Sky watchers in the Arctic were treated to quite the spectacle in mid-December. Following the sweeping path of a cold wave through the Arctic, the skies were alight with rare polar stratospheric clouds, which presented a rainbow-like show throughout the sky. Images of the rare rainbow clouds made their way across Facebook and other social media, highlighting the event.
The cold wave that brought these beautiful but rare clouds streaking across the sky gave skywatchers almost three days to enjoy the sights, Spaceweather.com reports. And while the clouds were visible in the sky all day, one photographer in the area says that the bright colors “really exploded just before sunset”. We saw similar photos of rainbow-like clouds in early 2023, too.
These rare rainbow clouds, more scientifically known as nacreous clouds, only appear in extremely cold weather conditions. The streaks of light are created by tiny crystals of ice within the clouds, which cause the rays of sunlight to scatter when they hit them, creating what looks like streaking rainbows across the sky.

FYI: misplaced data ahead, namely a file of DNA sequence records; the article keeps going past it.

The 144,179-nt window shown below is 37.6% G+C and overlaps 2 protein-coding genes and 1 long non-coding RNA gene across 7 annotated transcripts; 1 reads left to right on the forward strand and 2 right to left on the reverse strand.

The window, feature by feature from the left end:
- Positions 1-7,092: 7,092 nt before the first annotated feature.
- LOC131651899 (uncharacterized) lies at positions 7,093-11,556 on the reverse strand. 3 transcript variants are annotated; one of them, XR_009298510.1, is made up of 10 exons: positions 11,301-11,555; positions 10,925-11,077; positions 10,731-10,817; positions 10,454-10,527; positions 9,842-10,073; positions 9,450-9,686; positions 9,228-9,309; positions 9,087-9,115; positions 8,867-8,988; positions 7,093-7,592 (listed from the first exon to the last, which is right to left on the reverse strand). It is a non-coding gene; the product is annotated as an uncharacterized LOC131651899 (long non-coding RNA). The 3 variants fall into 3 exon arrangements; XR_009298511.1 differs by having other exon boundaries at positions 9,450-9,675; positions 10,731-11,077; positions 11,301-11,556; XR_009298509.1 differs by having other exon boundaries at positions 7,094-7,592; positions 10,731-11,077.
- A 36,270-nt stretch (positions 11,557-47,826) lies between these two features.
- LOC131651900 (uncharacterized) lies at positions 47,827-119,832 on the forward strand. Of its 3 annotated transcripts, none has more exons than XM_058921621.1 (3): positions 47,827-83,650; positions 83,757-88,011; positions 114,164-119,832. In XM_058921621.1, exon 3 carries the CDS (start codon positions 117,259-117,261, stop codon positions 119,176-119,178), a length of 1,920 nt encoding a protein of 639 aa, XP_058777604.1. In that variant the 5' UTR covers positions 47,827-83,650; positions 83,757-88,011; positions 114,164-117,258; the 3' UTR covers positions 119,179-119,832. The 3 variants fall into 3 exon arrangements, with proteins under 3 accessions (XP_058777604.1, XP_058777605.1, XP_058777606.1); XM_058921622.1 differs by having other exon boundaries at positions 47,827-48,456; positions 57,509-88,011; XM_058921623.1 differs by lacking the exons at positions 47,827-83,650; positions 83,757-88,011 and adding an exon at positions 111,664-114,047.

To see images of the latest set, you’ll need to head over to Facebook, where one of the photographers shared their photos.
It’s a beautiful sight and one that aurora tour services in the Arctic areas take advantage of whenever they can, as they provide quite a spectacle for traveling photographers and tourists. The crystals responsible for the rainbow-like effect typically form at an extremely high altitude, between 9.3 and 15.5 miles above the surface.
Live Science says this is higher than clouds typically form, but the extreme cold temperatures brought by the needed weather conditions cause the water vapor to crystallize, creating this unique spectacle. These rare rainbow clouds are usually only spotted a handful of times. Most of the time, sightings come in January.
Seeing them in December, as an extremely cold wave passes through the area, and the fact that they lasted for several days, was quite a treat for skywatchers to end out 2023 with a bang.